Mid-Day Digest

Jun. 1, 2018


  • 3.8% unemployment to go with great news on wages.
  • Are Republicans Nazis? Google and Wikipedia think so.
  • Pleading for prison reform as a conservative cause.
  • Poor people die too soon to vote socialist long enough?
  • John Kasich makes a hypocritical case for entitlement reform.
  • Daily Features: Top Headlines, Memes, Cartoons, Columnists and Short Cuts.


“When Men are employ’d they are best contented. For on the Days they work’d they were good-natur’d and chearful; and with the consciousness of having done a good Days work they spent the Evenings jollily; but on the idle Days they were mutinous and quarrelsome, finding fault with their Pork, the Bread, and in continual ill-humour.” —Benjamin Franklin (1771)


Record Wage Increases, Record-Low Unemployment

Nate Jackson

As we noted last month, a good economy is bad for Democrats. And we got another load of good economic news this morning, regardless of Leftmedia spin.

First up, The Wall Street Journal’s James Freeman writes, “The number of small companies raising wages hit a record high in the U.S. this month. That’s according to the latest National Federation of Independent Business employment survey. … A full 35% of owners of small firms report increasing labor compensation, the highest percentage since NFIB started asking about it in 1986.” That trend could get even better, as Freeman notes that “businesses are ramping up spending on the tools that make their workers more productive and therefore able to command higher wages.”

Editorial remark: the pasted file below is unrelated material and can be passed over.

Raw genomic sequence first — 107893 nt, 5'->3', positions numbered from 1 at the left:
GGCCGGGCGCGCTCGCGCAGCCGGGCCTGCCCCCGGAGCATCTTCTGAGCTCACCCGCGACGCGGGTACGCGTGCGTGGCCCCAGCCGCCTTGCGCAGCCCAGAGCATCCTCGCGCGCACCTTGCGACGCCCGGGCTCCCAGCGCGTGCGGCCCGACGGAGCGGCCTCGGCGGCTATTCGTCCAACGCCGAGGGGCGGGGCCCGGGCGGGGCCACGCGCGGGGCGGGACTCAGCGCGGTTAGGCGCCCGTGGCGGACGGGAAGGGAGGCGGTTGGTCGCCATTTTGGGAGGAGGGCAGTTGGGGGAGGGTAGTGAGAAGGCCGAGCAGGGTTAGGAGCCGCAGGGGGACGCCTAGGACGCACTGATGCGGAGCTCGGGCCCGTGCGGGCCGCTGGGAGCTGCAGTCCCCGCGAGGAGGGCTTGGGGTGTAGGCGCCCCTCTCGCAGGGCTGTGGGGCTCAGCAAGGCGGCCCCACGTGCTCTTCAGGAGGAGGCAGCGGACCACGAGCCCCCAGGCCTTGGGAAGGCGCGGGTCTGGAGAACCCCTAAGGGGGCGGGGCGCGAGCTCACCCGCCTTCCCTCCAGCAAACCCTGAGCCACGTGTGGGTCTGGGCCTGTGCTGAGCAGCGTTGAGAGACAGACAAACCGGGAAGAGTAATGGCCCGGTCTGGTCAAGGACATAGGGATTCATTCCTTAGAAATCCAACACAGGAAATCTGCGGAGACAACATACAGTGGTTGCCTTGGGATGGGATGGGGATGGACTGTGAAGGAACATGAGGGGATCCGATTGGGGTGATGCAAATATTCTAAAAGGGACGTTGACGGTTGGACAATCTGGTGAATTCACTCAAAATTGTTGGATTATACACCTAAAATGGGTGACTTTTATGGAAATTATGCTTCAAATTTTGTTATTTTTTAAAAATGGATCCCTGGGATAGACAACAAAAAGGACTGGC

Much of the wage increases are due to a tighter labor market. Employers added 223,000 jobs in May, which was higher than media expectations but not quite as surprising for those of us not blinded by Trump Derangement Syndrome. Headline unemployment dropped to 3.8%, the lowest since 2000. Black unemployment dropped to a new record low of 5.9%. And The Washington Post reports, “Many economists predict it will fall even further this year, potentially dropping to 3.5 percent, which would be the lowest rate since 1969.” It might have physically hurt that poor Post reporter to note such good news under Donald Trump.

Nancy Pelosi called Republican tax cuts “Armageddon” before dismissing them as “crumbs.” Back here in reality, the American economy is enjoying the fruit of good policy, brought to you without a single Democrat vote.

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Google Says Republicans Are Socialists

Thomas Gallatin